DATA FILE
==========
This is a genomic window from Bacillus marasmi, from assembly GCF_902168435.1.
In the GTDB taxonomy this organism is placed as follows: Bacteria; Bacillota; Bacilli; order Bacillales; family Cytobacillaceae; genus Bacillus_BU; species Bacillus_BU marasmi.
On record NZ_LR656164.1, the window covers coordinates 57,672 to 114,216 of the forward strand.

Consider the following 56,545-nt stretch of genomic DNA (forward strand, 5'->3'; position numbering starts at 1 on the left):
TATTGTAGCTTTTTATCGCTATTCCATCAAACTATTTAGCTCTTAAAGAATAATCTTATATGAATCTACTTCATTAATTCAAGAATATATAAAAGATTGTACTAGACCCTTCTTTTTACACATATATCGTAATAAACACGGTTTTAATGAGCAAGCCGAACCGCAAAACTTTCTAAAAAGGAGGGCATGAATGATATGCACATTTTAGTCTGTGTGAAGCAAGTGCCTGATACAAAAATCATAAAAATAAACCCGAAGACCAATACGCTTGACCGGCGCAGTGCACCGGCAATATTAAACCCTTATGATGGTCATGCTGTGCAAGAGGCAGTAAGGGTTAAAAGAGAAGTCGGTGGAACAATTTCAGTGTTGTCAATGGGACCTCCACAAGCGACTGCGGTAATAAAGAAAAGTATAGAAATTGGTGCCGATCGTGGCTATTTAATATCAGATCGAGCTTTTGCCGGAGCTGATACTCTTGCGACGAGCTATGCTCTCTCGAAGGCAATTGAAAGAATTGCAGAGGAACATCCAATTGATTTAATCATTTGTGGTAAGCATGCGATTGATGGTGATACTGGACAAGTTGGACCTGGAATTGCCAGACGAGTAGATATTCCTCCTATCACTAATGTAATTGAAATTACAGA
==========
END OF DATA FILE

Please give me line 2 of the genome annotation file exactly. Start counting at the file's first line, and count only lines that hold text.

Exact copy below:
In the GTDB taxonomy this organism is placed as follows: Bacteria; Bacillota; Bacilli; order Bacillales; family Cytobacillaceae; genus Bacillus_BU; species Bacillus_BU marasmi.